The Ultimate Adventure Companion
It is an island 18 miles long connected to the mainland by a single bridge. To the west lies the Manahawkin Bay, to the east the Atlantic. All told, no more than 800 meters of sand separates the two seas. It is a tenuous, laughable divide, and the waters have met before; perhaps, most notably, in the Great Ash Wednesday Storm of 1962, which messily sliced the island into three pieces. Undoubtedly, that fact was on Governor Chris Christie’s mind when he ordered a mandatory evacuation of Long Beach Island, New Jersey, this past October. Superstorm Sandy was barreling her way.
Michelle Walsh heeded the governor’s orders and made her way to the mainland. She wasn’t really worried—Sandy, superstorm or not, was just another storm. See, when you live near the sea, you come to expect waves and evacuation orders, she says. With her 22-year-old daughter Brittany, she made her way across the Manahawkin Bay Bridge to mainland New Jersey. Three months later, she has yet to return home. And like so many others in the storm’s path, she unwillingly left someone behind: her two dogs.
Pets are the unnoticed, unmourned victims of nearly every natural disaster. By some counts, more than three million pets and livestock were killed by Hurricane Floyd in 1999. Hurricane Katrina killed or left homeless roughly 600,000 animals across the South. Today, New Orleans is overrun by wild dogs—a sad legacy of the storm, and a direct consequence of pre-storm pet policies: A dearth of collocated shelters for people and their animals, a stressed local shelter infrastructure, and lack of coordination between law enforcement, pet owners, and animal welfare agencies.
Seven years later, and it’s unclear how much the Federal Emergency Management Agency (FEMA) has learned from Katrina. But one thing is clear: The same cannot be said for animal welfare groups. They have faced setbacks, but their response to Superstorm Sandy marks a turning point in coordination and technological advancement for the community.
AT FIRST, MICHELLE DIDN’T intend to leave her dogs—Bentley, a maltese, and Bella, a Lhasa Apso—behind. The plan was to take them with her to the mainland, where she would be staying with friends. But those friends were likewise evacuated, and the friend she eventually found to take her in couldn’t have the dogs around. She didn’t want to leave them alone, and for a time she considered weathering the storm at home. But Brittany wouldn’t leave her side—and she wasn’t going to have her daughter in harm’s way. Running out of options, Michelle made a last-minute call to the nearest people and pet shelter, but they only accepted crated animals. She didn’t have a crate, and the stores—by now—were closed. Michelle had run out of time. The dogs would have to stay.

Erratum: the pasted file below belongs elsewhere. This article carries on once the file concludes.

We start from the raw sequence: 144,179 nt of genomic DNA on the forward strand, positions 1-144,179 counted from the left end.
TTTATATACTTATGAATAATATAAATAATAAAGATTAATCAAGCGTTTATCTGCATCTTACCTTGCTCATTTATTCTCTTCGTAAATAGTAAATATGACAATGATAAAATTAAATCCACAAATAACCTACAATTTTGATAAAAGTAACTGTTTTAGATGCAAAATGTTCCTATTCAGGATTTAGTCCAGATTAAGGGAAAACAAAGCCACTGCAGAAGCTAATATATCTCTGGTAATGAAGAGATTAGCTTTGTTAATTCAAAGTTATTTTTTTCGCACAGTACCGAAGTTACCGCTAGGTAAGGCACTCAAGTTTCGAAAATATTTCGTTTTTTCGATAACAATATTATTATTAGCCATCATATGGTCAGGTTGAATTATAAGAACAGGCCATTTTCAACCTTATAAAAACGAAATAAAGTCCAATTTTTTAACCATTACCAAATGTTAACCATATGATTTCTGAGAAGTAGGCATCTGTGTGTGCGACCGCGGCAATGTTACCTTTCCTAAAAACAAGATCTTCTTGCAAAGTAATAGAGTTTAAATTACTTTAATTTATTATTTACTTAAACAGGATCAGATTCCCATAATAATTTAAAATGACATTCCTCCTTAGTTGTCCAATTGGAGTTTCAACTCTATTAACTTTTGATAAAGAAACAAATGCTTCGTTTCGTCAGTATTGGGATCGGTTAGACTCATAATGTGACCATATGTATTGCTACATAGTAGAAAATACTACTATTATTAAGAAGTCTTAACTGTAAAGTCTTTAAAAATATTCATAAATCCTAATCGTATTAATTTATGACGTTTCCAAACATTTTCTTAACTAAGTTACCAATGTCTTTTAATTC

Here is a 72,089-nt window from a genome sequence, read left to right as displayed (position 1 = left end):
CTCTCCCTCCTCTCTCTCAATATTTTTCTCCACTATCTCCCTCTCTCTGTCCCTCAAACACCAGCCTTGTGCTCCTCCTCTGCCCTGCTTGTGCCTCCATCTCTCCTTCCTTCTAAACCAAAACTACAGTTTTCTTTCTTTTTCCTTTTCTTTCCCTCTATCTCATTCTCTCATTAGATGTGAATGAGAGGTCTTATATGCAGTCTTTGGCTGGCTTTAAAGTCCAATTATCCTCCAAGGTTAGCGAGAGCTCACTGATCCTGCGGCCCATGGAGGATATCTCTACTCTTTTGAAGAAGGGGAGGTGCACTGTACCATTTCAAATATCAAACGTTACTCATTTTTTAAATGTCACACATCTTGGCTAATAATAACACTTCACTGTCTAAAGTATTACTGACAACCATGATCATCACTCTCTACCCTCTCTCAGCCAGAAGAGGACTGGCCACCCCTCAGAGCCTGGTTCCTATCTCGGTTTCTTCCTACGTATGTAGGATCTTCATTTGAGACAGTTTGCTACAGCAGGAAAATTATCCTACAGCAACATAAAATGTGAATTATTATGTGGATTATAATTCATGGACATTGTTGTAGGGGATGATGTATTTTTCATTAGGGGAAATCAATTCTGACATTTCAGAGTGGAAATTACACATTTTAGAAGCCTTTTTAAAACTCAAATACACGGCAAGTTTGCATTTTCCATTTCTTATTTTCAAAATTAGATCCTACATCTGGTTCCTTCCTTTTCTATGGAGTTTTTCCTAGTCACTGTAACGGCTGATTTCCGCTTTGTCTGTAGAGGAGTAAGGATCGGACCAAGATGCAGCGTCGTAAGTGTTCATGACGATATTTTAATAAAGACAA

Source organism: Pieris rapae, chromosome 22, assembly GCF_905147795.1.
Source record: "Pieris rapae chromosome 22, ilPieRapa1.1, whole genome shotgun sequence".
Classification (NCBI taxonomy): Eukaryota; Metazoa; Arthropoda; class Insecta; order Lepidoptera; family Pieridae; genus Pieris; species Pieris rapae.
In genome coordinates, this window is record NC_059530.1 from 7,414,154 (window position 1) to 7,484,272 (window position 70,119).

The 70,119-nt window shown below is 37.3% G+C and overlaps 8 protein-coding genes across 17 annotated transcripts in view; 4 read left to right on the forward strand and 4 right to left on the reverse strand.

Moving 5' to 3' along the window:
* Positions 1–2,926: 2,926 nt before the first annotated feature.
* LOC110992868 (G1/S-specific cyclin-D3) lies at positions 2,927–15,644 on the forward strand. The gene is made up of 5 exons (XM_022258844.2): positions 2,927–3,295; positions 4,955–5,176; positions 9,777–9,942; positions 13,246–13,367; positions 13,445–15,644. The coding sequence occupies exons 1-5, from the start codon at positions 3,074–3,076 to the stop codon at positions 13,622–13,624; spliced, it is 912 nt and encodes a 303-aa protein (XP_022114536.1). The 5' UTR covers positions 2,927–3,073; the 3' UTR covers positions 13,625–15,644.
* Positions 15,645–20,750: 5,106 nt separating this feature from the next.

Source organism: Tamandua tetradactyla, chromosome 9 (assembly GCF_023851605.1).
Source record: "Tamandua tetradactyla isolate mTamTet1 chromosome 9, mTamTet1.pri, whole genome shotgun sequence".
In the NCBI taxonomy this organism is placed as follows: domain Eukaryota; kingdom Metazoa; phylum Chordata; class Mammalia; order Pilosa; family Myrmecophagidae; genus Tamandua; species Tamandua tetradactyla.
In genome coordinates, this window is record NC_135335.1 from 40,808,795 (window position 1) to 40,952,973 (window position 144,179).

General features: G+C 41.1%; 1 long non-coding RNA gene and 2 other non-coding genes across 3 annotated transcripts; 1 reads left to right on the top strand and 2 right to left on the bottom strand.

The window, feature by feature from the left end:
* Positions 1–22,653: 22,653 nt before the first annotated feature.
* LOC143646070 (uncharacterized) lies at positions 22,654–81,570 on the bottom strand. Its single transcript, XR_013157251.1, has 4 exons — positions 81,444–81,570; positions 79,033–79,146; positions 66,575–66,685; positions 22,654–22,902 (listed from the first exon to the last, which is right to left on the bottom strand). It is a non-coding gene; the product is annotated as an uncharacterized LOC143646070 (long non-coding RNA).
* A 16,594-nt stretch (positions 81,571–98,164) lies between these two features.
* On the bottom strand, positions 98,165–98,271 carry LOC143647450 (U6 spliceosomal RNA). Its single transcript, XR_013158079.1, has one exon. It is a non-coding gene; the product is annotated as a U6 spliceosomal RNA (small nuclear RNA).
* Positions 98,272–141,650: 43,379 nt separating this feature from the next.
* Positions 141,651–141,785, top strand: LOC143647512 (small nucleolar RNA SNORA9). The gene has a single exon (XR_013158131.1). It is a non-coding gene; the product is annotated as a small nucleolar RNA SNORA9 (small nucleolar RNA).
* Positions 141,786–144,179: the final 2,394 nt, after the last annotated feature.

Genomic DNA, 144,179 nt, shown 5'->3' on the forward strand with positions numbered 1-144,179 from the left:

With Sandy headed her way Michelle prepped the house, dedicating the living room to the dogs. She laid out over a week’s worth of food and water, and cordoned off the room with couches. Then she left, expecting to return soon. Remember: This is Long Beach Island, New Jersey, and “we always get evacuated, this was no big deal,” she says. Needless to say, there was no coming back. For 13 days, the island was on lock-down. “I don’t think people will be talking about the storm of ’62,” she says. “Sandy made it look foolish.”
After the storm, Michelle did all she could possibly do to get to her dogs. The day after Sandy hit, she notified the police station about her situation. They connected her to an animal welfare agency, and the response—on the surface—was orderly. If her house was unlivable, someone would call her, rescue the animals, and bring them to a shelter where she could pick them up. Otherwise, they’d give her dogs additional food, and regularly check on them.
Two days later, Michelle hadn’t heard back. So she called again and was connected to a different organization. The dogs were fine, they said. But Michelle wasn’t exactly satisfied. “I tried to take my ex-husband's boat over to get my animals, because I lived next to the bay,” she says. “But State Police stopped me because there were live wires in the water.”